The question we appear to be getting answered this week is, as Grant's Interest Rate Observer's Jim Grant so poetically explains, "how much of this paper moon market is real, and how much is governmental whipped cream?" In this brief but, as usual, perfectly to the point interview with Reason.com's Matt Welch, Grant asks (and answers), "are prices meant to be imposed from on high, or discovered by individuals acting spontaneously in markets?" noting that, while many readers here may know the answer, "they’re regrettably in the minority." The always entertaining Grant then goes on to discuss the underlying causes of the recent market turbulence, why we don’t really "have interest rates anymore."
The idea of a change towards a domestic consumption-driven economy is being revealed as a woeful disaster. You can’t magically turn into a consumer-based economy by blowing bubbles first in property and then in stocks, and hope people’s profits in both will make them spend. Because the whole endeavor was based from the get-go on huge increases in debt, the just as predictable outcome is, and will be even much more, that people count their losses and spend much less in the local economy. While those with remaining spending power purchase property in the US, Britain, Australia. And go live there too, where they feel safe(r). I fear for the Chinese citizen. Not so much for Xi and Li. They will get what they deserve.
In the past week, ever since the Fed's FOMC minutes which sent the S&P tumbling from 2100 to their lows in the overnight session, some 13% lower, the US economy underwent the functional equivalent of a 15 bps rate hike, or more than half the rate hike that the Fed has been so terrified to engage in for years.
One might argue that the success of 15-year-old Brady Olsen - aka Deez Nuts - from Wallingford, Iowa, embodies more than simply a successful lampooning of the American political system. There are legitimate reasons to view this development as the opening salvo in an upheaval of the way Americans elect presidents. Does this sound hyperbolic? Let me take it a step further: Deez Nuts is actually critically important for the future of the country... and here’s why...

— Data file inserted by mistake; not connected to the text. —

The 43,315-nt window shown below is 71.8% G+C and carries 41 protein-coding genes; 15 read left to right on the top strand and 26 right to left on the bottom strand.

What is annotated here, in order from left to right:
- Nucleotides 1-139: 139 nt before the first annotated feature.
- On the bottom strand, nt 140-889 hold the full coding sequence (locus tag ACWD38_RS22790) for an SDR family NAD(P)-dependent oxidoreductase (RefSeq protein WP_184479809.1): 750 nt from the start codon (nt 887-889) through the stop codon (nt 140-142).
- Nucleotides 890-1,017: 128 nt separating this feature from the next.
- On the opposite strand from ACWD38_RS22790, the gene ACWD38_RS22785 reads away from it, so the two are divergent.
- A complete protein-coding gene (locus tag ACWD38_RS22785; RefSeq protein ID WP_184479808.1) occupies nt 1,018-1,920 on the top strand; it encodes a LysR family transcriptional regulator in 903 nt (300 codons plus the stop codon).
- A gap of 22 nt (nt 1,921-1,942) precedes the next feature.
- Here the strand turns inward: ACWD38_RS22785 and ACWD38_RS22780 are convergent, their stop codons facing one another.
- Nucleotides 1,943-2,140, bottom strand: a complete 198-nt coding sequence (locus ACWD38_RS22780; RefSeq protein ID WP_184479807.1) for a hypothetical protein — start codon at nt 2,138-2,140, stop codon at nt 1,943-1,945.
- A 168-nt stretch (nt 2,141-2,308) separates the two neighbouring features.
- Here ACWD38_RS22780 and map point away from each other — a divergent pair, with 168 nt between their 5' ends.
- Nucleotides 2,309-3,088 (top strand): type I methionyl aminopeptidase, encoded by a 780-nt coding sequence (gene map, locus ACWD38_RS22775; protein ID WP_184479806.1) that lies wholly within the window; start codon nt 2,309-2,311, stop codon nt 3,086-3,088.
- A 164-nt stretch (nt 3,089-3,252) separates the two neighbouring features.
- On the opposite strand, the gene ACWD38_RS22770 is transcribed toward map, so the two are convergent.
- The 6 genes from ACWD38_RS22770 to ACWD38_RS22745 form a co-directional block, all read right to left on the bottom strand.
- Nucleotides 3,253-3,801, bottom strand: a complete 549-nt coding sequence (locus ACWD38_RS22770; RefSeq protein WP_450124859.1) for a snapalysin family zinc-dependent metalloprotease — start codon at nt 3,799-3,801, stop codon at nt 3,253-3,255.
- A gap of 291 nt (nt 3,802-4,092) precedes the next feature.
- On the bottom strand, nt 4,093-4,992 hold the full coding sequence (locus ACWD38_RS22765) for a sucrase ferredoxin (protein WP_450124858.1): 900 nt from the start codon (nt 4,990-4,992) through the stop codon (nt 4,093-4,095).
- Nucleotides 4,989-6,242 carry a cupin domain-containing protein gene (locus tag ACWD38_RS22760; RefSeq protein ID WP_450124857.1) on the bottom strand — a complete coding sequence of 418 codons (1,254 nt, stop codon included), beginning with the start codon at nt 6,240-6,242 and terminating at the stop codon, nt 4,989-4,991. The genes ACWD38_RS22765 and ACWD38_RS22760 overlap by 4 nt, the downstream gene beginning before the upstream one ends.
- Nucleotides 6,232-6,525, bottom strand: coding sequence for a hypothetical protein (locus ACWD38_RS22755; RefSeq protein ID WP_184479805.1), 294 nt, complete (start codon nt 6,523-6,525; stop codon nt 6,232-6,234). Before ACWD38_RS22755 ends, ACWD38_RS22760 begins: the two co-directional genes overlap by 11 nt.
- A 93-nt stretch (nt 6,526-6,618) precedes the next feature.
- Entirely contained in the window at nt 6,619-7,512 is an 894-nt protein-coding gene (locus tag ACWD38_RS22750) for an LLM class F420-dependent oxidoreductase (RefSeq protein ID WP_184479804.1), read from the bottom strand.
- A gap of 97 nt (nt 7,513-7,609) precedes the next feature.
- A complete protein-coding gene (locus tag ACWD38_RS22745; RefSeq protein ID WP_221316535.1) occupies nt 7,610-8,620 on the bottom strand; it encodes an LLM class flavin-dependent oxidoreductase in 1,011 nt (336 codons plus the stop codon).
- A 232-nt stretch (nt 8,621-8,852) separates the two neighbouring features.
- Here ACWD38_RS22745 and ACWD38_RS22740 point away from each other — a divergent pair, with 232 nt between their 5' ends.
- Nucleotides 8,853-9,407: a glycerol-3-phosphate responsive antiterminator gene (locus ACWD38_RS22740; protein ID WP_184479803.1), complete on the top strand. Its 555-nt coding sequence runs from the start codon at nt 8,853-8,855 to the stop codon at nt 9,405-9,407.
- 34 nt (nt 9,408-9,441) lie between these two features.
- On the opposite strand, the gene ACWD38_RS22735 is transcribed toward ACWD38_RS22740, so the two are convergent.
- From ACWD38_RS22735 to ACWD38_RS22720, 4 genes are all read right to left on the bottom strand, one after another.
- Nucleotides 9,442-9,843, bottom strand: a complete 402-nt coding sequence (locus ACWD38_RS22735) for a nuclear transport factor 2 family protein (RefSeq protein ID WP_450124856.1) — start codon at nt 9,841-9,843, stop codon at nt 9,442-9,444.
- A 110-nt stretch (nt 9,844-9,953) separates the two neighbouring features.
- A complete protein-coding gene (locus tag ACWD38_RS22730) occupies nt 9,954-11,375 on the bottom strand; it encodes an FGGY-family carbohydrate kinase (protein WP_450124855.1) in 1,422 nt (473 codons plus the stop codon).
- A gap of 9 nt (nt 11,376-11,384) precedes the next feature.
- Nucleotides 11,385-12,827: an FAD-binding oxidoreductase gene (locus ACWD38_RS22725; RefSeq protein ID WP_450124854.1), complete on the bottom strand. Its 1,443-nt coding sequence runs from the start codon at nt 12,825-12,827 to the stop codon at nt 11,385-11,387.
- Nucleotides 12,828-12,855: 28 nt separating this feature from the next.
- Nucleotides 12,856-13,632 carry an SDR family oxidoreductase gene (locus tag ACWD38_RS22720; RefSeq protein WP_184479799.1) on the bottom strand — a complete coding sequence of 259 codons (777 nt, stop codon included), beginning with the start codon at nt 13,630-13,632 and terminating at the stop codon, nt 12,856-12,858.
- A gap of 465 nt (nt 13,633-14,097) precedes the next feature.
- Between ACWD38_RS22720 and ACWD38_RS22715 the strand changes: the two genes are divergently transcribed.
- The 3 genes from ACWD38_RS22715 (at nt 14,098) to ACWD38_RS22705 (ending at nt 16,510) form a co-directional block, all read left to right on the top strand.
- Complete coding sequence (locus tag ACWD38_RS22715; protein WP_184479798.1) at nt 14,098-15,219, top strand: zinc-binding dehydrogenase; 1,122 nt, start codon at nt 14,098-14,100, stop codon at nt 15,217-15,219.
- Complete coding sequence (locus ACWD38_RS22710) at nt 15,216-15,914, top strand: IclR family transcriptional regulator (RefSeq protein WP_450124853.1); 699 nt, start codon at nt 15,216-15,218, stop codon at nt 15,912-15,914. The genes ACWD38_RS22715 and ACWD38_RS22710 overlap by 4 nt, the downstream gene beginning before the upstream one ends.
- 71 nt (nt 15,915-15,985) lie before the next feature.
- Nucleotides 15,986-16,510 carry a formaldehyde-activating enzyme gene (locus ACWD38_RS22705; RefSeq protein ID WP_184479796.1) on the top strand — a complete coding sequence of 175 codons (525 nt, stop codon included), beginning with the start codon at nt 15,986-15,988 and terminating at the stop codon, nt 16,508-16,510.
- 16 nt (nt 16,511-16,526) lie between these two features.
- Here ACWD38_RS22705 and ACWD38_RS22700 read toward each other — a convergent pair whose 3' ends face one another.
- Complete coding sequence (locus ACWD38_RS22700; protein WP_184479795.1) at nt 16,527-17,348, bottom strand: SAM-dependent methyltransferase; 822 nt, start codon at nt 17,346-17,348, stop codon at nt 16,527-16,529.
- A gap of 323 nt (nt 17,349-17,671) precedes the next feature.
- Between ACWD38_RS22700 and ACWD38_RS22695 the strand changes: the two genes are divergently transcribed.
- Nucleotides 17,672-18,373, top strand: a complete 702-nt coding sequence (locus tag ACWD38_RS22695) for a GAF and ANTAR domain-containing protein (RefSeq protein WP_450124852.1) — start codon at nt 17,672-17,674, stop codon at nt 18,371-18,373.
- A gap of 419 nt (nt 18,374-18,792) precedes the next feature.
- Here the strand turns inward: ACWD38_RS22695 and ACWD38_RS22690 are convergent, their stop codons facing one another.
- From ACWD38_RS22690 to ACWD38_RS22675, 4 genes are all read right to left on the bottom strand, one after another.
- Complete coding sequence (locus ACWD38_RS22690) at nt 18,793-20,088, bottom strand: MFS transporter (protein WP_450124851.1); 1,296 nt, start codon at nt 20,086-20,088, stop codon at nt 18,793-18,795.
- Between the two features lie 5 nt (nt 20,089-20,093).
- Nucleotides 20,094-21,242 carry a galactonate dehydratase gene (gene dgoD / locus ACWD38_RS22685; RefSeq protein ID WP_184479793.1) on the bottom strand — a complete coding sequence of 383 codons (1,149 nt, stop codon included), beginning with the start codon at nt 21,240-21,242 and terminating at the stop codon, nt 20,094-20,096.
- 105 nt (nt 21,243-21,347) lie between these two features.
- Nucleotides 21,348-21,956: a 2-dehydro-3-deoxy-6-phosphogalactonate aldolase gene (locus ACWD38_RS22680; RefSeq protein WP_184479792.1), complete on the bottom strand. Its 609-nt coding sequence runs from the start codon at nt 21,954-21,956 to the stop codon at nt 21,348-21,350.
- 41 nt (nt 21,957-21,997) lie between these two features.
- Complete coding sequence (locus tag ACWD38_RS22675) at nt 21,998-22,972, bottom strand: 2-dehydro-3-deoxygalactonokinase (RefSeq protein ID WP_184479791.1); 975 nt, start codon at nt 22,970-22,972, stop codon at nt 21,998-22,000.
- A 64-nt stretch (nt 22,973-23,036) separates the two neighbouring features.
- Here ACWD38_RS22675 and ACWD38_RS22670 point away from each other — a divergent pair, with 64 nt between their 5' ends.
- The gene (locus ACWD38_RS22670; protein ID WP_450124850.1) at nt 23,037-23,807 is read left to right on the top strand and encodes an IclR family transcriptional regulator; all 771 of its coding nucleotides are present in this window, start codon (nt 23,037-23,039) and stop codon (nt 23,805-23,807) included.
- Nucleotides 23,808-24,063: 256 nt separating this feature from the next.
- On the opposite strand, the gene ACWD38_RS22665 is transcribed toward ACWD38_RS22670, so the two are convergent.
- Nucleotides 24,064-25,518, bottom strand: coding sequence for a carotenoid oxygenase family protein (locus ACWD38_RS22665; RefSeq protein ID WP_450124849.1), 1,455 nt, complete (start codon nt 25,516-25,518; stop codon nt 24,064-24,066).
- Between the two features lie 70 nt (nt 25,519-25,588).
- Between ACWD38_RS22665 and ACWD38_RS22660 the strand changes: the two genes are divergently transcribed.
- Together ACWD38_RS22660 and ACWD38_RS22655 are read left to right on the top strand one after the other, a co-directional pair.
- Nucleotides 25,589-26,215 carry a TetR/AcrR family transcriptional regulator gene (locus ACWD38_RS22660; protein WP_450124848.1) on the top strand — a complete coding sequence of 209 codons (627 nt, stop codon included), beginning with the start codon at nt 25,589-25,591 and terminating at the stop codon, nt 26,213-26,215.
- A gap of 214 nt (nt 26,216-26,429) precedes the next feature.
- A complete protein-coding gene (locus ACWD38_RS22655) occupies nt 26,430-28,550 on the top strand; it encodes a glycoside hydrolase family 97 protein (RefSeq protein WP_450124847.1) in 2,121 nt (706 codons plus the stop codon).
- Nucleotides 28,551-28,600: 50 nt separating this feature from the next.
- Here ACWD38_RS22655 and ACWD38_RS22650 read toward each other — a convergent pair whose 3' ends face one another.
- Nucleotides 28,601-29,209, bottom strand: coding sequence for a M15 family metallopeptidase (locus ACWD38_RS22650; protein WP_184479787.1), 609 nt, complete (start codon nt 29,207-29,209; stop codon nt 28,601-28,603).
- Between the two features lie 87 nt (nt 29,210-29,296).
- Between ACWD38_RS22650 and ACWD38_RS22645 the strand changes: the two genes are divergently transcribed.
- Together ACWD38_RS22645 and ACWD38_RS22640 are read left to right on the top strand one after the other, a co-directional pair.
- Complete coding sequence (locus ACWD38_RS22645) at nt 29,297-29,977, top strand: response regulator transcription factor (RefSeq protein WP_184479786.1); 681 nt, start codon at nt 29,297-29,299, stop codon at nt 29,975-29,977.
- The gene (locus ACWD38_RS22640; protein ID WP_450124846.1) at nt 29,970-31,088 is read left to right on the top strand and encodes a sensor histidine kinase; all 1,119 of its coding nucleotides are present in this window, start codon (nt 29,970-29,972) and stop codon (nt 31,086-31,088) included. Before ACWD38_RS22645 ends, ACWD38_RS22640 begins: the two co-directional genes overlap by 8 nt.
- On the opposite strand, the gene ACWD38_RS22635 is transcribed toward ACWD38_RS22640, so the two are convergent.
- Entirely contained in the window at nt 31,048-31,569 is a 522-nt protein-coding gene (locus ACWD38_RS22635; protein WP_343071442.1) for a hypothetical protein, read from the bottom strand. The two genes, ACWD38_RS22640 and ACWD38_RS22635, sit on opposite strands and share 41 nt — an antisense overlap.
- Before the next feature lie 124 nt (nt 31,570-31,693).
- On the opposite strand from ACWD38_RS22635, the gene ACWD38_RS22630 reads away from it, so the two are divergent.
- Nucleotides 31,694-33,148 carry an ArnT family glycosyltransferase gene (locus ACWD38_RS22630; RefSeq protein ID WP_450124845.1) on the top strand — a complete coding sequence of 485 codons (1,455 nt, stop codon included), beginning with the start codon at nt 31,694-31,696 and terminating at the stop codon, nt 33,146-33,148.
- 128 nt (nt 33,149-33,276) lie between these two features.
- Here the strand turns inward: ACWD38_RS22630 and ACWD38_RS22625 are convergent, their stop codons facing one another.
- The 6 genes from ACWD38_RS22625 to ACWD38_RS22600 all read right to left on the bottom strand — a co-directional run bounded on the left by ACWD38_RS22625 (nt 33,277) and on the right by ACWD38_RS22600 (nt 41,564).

With China's equity bubble now squarely in the rearview and the stock market crash making headlines the world over, Beijing is out for blood in a desperate attempt to find a scapegoat for a market rout that has rattled the country to the core. In what is perhaps a worrying sign of things to come, overnight China arrested a journalist and a top investment banker for "spreading fake trading information" and "illegal trading", respectively.
From both and fundamental and technical viewpoint, there is mounting evidence that the current decline might just be sending a signal that there is more going on here than just an "overdue correction in a bull market." While it is too soon to know for sure, there seems to be little risk in being more conservative within portfolio allocations currently until the market environment clears. However, the proverbial "elephant" is margin debt.
As the ashes of the China's scorched equity markets lay smoldering at the feet of the plunge protection national team which finally gave up on rescuing the market after CNY900 billion proved inadequate to arrest the slide, and on the heels of the PBoC’s latest effort to staunch the bleeding by resorting to yet more policy rate cuts, we bring you the full, annotated SHCOMP market and policy timeline courtesy of Bloomberg.
Gross: China selling long Treasuries ????
— Janus Capital (@JanusCapital) August 26, 2015
During Monday's flurry of tripped circuit breakers and flash crashing mayhem, ETF investors learned the hard way that Howard Marks was precisely correct when he warned that ETFs "can't be more liquid than the underlying and we know the underlying can become highly illiquid." The question now, is whether subsequent flash crashes will trigger even more spectacular divergences between fair value and ETF unit prices on the way to proving, once and for all, that ETFs may indeed be the new financial weapons of mass destruction.
Courtesy of Evercore ISI, which using its own GDP equivalent index - the Synthetic Growth Index (SGI) - we get a vastly different China GDP result from the official one, namely Chinese growth of -1.1% annually. Or rather, contraction.
In spite of all the attention the nation has received in recent years, SCMP reports that thousands of so-called "politically exposed persons”, or PEPs - a category that includes heads of state and other top officials - hold Swiss bank accounts, a Swiss foreign ministry official said. But, perhaps not for much longer as Bern aims to finalize a law aimed at simplifying the process of freezing and unblocking such funds.
... or why the number 119.00 is the most important in the world right now...